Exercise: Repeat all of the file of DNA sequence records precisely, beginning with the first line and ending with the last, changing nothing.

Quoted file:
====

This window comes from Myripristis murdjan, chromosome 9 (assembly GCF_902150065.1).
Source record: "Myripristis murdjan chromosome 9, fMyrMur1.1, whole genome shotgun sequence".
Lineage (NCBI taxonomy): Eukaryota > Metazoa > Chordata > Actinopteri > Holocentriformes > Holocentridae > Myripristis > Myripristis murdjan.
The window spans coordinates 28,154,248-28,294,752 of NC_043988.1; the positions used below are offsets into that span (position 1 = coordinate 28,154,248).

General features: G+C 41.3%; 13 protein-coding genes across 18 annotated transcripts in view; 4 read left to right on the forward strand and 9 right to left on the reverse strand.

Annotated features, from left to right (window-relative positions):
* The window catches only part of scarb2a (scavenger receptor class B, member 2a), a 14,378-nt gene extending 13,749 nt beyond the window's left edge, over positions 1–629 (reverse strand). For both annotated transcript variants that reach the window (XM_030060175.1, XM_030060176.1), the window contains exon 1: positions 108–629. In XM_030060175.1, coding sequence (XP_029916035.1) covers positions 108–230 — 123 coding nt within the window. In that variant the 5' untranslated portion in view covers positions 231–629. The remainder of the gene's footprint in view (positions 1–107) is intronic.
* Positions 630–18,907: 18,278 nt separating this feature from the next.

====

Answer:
This window comes from Myripristis murdjan, chromosome 9 (assembly GCF_902150065.1).
Source record: "Myripristis murdjan chromosome 9, fMyrMur1.1, whole genome shotgun sequence".
Lineage (NCBI taxonomy): Eukaryota > Metazoa > Chordata > Actinopteri > Holocentriformes > Holocentridae > Myripristis > Myripristis murdjan.
The window spans coordinates 28,154,248-28,294,752 of NC_043988.1; the positions used below are offsets into that span (position 1 = coordinate 28,154,248).

General features: G+C 41.3%; 13 protein-coding genes across 18 annotated transcripts in view; 4 read left to right on the forward strand and 9 right to left on the reverse strand.

Annotated features, from left to right (window-relative positions):
* The window catches only part of scarb2a (scavenger receptor class B, member 2a), a 14,378-nt gene extending 13,749 nt beyond the window's left edge, over positions 1–629 (reverse strand). For both annotated transcript variants that reach the window (XM_030060175.1, XM_030060176.1), the window contains exon 1: positions 108–629. In XM_030060175.1, coding sequence (XP_029916035.1) covers positions 108–230 — 123 coding nt within the window. In that variant the 5' untranslated portion in view covers positions 231–629. The remainder of the gene's footprint in view (positions 1–107) is intronic.
* Positions 630–18,907: 18,278 nt separating this feature from the next.